Legal billing and predictive coding

A fresh way to assess your legal spend

In recent years, many corporate law departments and law firms have been challenged with the task of reducing the costs of delivering services. Similar to other businesses, in-house and outside counsel have sought to streamline activities and improve efficiencies. In order to do that, counsel needs to be able to assess their past and current billing activities.

Uniform task-based management system (UTBMS) codes

Since their introduction more than 20 years ago, uniform task-based management system (UTBMS) codes have brought some clarity to the billing and analytics process, even as the codes have suffered from significant limitations. However, innovations in analytics and predictive coding have introduced new possibilities to traditional UTBMS coding and reporting metrics. With the information that attorneys routinely provide within line-item descriptions in billing invoices, text analytics can be utilized to delve into the informational content of the task descriptions to predict what appropriate codes should be used.

This may allow law firms and legal departments to:

  1. Develop more meaningful metrics at a much lower cost
  2. Gain more insight into cost-to-deliver services, which allows for a more strategic use of alternative billing arrangements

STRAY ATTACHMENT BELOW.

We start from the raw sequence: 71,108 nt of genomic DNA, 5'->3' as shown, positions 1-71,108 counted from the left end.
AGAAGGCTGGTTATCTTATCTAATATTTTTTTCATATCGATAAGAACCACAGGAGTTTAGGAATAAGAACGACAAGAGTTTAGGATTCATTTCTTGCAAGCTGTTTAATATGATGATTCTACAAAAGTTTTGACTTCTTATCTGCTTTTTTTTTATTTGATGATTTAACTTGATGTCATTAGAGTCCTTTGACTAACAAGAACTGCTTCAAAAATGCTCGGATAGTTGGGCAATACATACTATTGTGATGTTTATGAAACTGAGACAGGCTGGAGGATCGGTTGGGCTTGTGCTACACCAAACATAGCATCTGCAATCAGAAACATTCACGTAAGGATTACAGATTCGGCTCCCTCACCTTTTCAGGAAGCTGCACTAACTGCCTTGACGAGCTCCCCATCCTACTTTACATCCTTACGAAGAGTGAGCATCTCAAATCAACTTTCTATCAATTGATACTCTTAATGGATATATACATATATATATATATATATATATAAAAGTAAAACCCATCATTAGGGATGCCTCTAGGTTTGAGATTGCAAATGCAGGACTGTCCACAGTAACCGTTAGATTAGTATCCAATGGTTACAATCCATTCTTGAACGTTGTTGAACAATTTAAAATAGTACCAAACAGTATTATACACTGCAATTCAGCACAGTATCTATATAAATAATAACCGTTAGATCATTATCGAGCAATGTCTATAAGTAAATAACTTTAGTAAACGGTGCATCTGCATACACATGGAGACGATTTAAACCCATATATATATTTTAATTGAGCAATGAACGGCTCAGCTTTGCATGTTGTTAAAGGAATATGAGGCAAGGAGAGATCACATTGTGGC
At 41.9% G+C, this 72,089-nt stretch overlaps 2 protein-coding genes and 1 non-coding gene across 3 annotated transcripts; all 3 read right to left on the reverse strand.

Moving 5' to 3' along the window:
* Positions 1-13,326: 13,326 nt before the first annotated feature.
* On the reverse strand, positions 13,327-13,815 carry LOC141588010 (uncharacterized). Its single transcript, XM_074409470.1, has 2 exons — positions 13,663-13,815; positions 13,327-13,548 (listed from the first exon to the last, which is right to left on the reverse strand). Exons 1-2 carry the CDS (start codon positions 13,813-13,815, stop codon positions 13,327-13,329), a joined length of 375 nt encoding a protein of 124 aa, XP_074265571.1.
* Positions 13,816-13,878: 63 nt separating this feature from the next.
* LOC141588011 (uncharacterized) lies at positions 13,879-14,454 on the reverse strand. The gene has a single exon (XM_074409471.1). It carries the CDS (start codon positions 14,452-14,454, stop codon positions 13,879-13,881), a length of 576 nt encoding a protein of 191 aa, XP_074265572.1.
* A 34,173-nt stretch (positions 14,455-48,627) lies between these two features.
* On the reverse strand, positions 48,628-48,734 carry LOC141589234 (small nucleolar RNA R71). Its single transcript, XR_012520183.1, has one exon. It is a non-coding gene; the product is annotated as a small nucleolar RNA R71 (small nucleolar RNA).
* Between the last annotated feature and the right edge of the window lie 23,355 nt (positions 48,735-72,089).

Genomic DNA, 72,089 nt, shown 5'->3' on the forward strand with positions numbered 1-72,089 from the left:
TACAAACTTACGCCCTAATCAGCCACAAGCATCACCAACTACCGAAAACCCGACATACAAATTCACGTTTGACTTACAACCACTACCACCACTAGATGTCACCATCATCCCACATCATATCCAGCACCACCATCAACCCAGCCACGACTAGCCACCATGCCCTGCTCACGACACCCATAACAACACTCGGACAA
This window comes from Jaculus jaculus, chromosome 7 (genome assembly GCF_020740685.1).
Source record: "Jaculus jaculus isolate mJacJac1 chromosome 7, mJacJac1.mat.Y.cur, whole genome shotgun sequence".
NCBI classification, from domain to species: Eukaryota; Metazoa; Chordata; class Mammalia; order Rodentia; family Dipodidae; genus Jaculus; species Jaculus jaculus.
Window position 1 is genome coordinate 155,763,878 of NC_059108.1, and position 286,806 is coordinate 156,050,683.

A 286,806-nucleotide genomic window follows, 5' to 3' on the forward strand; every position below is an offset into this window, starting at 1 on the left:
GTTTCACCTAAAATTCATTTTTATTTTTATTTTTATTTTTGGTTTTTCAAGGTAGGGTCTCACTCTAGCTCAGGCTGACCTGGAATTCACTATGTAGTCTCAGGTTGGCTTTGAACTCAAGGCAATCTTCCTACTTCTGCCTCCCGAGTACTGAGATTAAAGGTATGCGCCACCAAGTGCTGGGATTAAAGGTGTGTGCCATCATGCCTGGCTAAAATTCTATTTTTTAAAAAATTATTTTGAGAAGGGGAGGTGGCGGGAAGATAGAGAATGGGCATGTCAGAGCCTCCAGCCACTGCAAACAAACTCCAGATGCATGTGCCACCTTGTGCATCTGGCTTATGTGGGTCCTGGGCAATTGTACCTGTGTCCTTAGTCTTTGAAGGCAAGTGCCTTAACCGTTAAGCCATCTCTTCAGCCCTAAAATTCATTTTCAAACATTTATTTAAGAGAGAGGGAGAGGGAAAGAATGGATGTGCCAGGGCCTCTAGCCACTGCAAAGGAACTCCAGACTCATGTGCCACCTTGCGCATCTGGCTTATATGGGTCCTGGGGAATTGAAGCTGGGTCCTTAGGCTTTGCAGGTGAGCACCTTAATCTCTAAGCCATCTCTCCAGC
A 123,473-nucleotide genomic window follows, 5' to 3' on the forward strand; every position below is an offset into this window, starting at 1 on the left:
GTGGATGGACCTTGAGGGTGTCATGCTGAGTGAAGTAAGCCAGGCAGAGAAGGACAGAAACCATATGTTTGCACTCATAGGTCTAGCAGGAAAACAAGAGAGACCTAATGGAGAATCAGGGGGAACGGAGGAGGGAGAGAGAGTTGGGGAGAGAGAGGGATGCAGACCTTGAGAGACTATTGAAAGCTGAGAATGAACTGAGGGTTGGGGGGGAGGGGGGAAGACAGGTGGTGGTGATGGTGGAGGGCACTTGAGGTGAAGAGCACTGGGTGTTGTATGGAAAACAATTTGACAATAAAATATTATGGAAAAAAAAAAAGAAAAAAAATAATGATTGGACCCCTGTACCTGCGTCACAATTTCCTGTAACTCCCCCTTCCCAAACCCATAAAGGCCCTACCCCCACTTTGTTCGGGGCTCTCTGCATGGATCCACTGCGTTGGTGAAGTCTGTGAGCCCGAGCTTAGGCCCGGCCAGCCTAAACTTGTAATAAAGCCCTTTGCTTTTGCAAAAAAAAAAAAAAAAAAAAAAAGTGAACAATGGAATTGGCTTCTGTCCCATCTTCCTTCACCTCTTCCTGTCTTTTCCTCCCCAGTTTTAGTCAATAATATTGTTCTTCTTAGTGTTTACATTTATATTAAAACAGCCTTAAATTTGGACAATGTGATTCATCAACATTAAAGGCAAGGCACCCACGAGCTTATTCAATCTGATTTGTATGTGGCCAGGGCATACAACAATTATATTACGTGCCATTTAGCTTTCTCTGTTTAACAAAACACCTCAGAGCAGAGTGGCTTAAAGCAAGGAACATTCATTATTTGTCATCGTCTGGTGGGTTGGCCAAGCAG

3. Improve partnerships between in-house and outside counsel
Legal billing and predictive coding

Delving into legal spend management

When used correctly, UTBMS codes can provide a profile of overall legal spend on a particular matter.

  • Legal spend analysis facilitates effective budgeting by providing a consistent format for the reporting of all matters
  • Standardization of billing helps to increase transparency across different projects and different clients, which can reduce administrative efforts
  • Legal spend data can be important in making strategic decisions for clients by allowing them to compare costs across law firms, and choose the most cost-effective law firm for different categories of the work
  • From a law firm perspective, UTBMS codes aid in the billing process, since standardized codes across projects help the client reconcile and understand the services they have received

​Challenges with UTBMS code use

While UTBMS codes and reporting metrics have introduced more clarity, there are still many pieces of useful information that remain elusive.

UTBMS codes:

  • Don’t capture the number of depositions, memos, documents or reports written
  • Provide limited insight about the outcome of the matter, or how favorably the matter was initially viewed and how those expectations may have changed over time
  • They say very little about the quality of the legal services provided, only the quantity UTBMS codes face several other important challenges
  • They are often difficult to check for accuracy, and they tend to be labor-intensive to apply for attorneys

While UTBMS codes and reporting metrics have introduced more clarity, there are still many pieces of useful information that remain elusive.

Advancements in UTBMS code use